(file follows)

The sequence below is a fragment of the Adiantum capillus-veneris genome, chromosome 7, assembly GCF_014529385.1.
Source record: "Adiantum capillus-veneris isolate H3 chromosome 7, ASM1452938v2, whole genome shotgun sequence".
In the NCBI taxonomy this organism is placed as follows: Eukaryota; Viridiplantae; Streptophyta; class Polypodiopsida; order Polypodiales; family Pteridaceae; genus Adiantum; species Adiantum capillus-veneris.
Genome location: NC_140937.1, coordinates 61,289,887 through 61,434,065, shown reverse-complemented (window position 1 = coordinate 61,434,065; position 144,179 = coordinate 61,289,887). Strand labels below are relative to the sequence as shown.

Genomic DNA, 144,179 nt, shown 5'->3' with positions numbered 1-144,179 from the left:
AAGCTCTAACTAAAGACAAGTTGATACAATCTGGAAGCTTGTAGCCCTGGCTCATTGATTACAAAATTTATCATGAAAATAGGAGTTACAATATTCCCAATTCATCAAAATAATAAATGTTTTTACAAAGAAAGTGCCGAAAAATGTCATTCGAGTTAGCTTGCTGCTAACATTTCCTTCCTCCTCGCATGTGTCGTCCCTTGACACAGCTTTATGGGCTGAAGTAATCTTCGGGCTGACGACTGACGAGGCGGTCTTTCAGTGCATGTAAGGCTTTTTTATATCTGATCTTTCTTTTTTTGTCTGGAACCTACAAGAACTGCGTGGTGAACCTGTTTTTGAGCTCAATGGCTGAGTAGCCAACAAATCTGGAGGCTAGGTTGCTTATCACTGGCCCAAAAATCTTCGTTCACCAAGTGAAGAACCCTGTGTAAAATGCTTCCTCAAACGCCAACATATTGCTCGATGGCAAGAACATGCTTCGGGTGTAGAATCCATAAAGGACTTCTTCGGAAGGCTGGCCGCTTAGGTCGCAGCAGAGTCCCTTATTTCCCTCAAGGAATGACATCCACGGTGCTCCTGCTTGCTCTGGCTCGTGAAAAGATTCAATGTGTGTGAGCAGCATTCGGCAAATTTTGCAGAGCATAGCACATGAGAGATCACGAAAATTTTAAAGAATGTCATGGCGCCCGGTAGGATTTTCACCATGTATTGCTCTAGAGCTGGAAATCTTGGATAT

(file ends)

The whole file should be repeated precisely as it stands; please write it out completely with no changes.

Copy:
The sequence below is a fragment of the Adiantum capillus-veneris genome, chromosome 7, assembly GCF_014529385.1.
Source record: "Adiantum capillus-veneris isolate H3 chromosome 7, ASM1452938v2, whole genome shotgun sequence".
In the NCBI taxonomy this organism is placed as follows: Eukaryota; Viridiplantae; Streptophyta; class Polypodiopsida; order Polypodiales; family Pteridaceae; genus Adiantum; species Adiantum capillus-veneris.
Genome location: NC_140937.1, coordinates 61,289,887 through 61,434,065, shown reverse-complemented (window position 1 = coordinate 61,434,065; position 144,179 = coordinate 61,289,887). Strand labels below are relative to the sequence as shown.

Genomic DNA, 144,179 nt, shown 5'->3' with positions numbered 1-144,179 from the left:
AAGCTCTAACTAAAGACAAGTTGATACAATCTGGAAGCTTGTAGCCCTGGCTCATTGATTACAAAATTTATCATGAAAATAGGAGTTACAATATTCCCAATTCATCAAAATAATAAATGTTTTTACAAAGAAAGTGCCGAAAAATGTCATTCGAGTTAGCTTGCTGCTAACATTTCCTTCCTCCTCGCATGTGTCGTCCCTTGACACAGCTTTATGGGCTGAAGTAATCTTCGGGCTGACGACTGACGAGGCGGTCTTTCAGTGCATGTAAGGCTTTTTTATATCTGATCTTTCTTTTTTTGTCTGGAACCTACAAGAACTGCGTGGTGAACCTGTTTTTGAGCTCAATGGCTGAGTAGCCAACAAATCTGGAGGCTAGGTTGCTTATCACTGGCCCAAAAATCTTCGTTCACCAAGTGAAGAACCCTGTGTAAAATGCTTCCTCAAACGCCAACATATTGCTCGATGGCAAGAACATGCTTCGGGTGTAGAATCCATAAAGGACTTCTTCGGAAGGCTGGCCGCTTAGGTCGCAGCAGAGTCCCTTATTTCCCTCAAGGAATGACATCCACGGTGCTCCTGCTTGCTCTGGCTCGTGAAAAGATTCAATGTGTGTGAGCAGCATTCGGCAAATTTTGCAGAGCATAGCACATGAGAGATCACGAAAATTTTAAAGAATGTCATGGCGCCCGGTAGGATTTTCACCATGTATTGCTCTAGAGCTGGAAATCTTGGATAT